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The Euler-Lagrange equation is the equation $$\frac{d}{dx}\frac{\partial L}{\partial y'}-\frac{\partial L}{\partial y}=0.$$ I find something ambiguous about this equation. Strictly speaking, $y$ and $y'$ are functions, but we seem to regard them as variables that controls the value of $L$, so that we can differentiate $L$ with respect to $y$ and $y'$. Also, the notation gives me the feeling of "this variable depends on that variable, which depends on yet another variable", which is quite confusing. I would like to restate the Euler-Lagrange equation so that it is easier for me to understand. Here is my attempt.

For a given twice continuously differentiable function $y:[x_1,x_2]\to \Bbb R$, define another function $f_y:[x_1,x_2]\to \Bbb R^3$ by $$f_y(x):=(x,y(x),y'(x)).$$ We also have a function $L:\Bbb R^3\to \Bbb R$ that satisfies some smoothness conditions.

The functional to be minimised would be $$S(y):=\int_{x_1}^{x_2}L\circ f_y.$$

Let $e_2=(0,1,0)$ and $e_3=(0,0,1)$, both being elements in $\Bbb R^3$. Finding directional derivatives of $L$ gives new functions, namely $$\partial_{e_2}L:\Bbb R^3\to \Bbb R$$ and $$\partial_{e_3}L:\Bbb R^3\to \Bbb R.$$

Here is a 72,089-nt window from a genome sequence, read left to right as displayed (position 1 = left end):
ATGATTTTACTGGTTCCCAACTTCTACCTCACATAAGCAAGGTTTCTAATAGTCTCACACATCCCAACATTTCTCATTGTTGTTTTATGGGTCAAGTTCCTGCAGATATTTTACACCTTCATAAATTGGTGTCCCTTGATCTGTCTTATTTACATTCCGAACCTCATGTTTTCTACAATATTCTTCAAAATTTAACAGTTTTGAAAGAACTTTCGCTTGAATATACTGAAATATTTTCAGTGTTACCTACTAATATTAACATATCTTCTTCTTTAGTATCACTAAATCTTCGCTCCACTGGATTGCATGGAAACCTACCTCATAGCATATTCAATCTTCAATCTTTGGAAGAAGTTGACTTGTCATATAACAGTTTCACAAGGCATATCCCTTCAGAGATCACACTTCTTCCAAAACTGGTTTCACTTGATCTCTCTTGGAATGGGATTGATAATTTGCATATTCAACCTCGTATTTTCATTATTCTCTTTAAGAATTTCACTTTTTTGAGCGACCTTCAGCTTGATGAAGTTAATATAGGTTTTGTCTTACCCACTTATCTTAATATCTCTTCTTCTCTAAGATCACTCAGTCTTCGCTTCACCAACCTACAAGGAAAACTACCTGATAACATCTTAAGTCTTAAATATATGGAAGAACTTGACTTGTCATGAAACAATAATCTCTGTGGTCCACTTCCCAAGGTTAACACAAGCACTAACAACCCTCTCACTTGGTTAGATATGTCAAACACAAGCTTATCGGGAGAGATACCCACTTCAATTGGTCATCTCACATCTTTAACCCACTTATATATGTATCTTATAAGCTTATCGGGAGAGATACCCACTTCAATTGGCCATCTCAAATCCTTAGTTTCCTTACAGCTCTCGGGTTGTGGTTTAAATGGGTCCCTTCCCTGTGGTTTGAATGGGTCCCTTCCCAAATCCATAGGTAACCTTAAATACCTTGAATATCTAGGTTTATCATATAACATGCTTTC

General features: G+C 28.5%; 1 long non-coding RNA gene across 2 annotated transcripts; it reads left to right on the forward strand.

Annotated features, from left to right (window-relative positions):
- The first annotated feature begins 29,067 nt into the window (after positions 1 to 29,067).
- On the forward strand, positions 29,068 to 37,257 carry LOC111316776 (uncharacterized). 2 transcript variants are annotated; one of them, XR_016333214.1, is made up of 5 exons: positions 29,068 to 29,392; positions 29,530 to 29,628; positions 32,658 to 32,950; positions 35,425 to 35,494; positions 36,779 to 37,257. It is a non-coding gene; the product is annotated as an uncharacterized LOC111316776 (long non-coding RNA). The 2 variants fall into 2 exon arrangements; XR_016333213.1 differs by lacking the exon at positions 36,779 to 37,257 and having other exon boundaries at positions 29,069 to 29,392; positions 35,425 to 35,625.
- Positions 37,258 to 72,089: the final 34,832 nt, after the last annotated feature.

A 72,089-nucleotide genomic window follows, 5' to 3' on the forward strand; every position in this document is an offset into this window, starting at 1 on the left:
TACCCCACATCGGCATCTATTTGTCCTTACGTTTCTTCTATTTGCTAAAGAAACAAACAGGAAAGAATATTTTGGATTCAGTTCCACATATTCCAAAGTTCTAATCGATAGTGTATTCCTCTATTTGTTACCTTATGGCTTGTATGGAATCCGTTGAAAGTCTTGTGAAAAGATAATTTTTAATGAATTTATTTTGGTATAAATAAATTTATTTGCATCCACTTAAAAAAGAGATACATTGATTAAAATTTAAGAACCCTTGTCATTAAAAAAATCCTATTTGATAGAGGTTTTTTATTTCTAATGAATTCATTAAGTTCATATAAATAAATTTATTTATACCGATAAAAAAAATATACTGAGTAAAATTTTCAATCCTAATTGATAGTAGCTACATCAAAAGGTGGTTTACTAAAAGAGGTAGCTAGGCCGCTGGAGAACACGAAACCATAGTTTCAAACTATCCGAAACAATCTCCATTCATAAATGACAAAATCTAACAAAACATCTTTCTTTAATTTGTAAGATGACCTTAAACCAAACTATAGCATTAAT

The Euler-Lagrange equation would be written as $$\forall x\in [x_1,x_2],(\partial_{e_3}L\circ f_y)'(x)-(\partial_{e_2}L\circ f_y)(x)=0.$$ Here, the function $$(\partial_{e_3}L\circ f_y)':\Bbb R\to \Bbb R$$ corresponds to $$\frac{d}{dx}\frac{\partial L}{\partial y'},$$ while the function $$\partial_{e_2}L\circ f_y:\Bbb R\to \Bbb R$$ corresponds to $$\frac{\partial L}{\partial y}.$$ This way, the domain and codomain become more explicitly stated.

Is there anything wrong with my interpretation of the Euler-Lagrange equation?

Edit: I would like to explain why I put the extra function $f_y$ there. I am required to total differentiate $\frac{\partial L}{\partial y'}$ with respect to $x$, but $\frac{\partial L}{\partial y'}$ is supposed to be a function with domain being $\Bbb R^3$. I think the three variables depend on $x$, with the rule being $f_y$. The composition $\partial_{e_3}L\circ f_y$ explicitly depends on $x$ and its derivative with respect to $x$ is obvious.

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  • $\begingroup$ Can you follow the "Derivation of one-dimensional Euler–Lagrange equation" here? $\endgroup$ – user66081 Jul 27 '16 at 23:41
  • $\begingroup$ I have read through it. On the line before integration by parts, I would rewrite $\frac{\partial F}{\partial f'}$ more explicitly as $\frac{\partial F}{\partial f'}(x,f(x),f'(x))$. The expression $(x,f(x),f'(x))$ corresponds to the function $f_y$ I defined above. To write $\frac{\partial F}{\partial f'}$ as a function of $x$, it would be $\frac{\partial F}{\partial f'}\circ f_y$. (Sorry for the clash of symbols) Seems to match my interpretation. $\endgroup$ – edm Jul 28 '16 at 2:47

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